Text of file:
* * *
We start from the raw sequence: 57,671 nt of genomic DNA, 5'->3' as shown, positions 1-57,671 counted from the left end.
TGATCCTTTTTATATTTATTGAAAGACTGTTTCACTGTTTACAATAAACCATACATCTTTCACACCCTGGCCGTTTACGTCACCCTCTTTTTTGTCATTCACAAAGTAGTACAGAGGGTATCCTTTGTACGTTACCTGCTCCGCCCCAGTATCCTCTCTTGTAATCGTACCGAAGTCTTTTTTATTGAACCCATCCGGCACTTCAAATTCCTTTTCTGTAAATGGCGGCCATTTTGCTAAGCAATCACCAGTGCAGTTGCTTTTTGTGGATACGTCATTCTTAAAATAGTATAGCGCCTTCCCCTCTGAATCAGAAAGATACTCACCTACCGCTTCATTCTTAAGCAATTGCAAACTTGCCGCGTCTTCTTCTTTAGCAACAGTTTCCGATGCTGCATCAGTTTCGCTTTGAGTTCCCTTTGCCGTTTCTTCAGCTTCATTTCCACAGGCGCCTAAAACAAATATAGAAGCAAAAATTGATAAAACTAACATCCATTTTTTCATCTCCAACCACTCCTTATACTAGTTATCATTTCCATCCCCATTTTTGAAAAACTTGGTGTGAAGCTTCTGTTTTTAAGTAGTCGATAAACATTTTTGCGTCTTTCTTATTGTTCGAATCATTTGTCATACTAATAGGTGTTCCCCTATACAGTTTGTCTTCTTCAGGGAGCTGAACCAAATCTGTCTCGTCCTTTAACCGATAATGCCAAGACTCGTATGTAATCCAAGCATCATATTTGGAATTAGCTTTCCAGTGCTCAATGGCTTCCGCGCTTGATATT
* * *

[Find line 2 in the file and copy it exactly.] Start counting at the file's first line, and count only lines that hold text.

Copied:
TGATCCTTTTTATATTTATTGAAAGACTGTTTCACTGTTTACAATAAACCATACATCTTTCACACCCTGGCCGTTTACGTCACCCTCTTTTTTGTCATTCACAAAGTAGTACAGAGGGTATCCTTTGTACGTTACCTGCTCCGCCCCAGTATCCTCTCTTGTAATCGTACCGAAGTCTTTTTTATTGAACCCATCCGGCACTTCAAATTCCTTTTCTGTAAATGGCGGCCATTTTGCTAAGCAATCACCAGTGCAGTTGCTTTTTGTGGATACGTCATTCTTAAAATAGTATAGCGCCTTCCCCTCTGAATCAGAAAGATACTCACCTACCGCTTCATTCTTAAGCAATTGCAAACTTGCCGCGTCTTCTTCTTTAGCAACAGTTTCCGATGCTGCATCAGTTTCGCTTTGAGTTCCCTTTGCCGTTTCTTCAGCTTCATTTCCACAGGCGCCTAAAACAAATATAGAAGCAAAAATTGATAAAACTAACATCCATTTTTTCATCTCCAACCACTCCTTATACTAGTTATCATTTCCATCCCCATTTTTGAAAAACTTGGTGTGAAGCTTCTGTTTTTAAGTAGTCGATAAACATTTTTGCGTCTTTCTTATTGTTCGAATCATTTGTCATACTAATAGGTGTTCCCCTATACAGTTTGTCTTCTTCAGGGAGCTGAACCAAATCTGTCTCGTCCTTTAACCGATAATGCCAAGACTCGTATGTAATCCAAGCATCATATTTGGAATTAGCTTTCCAGTGCTCAATGGCTTCCGCGCTTGATATT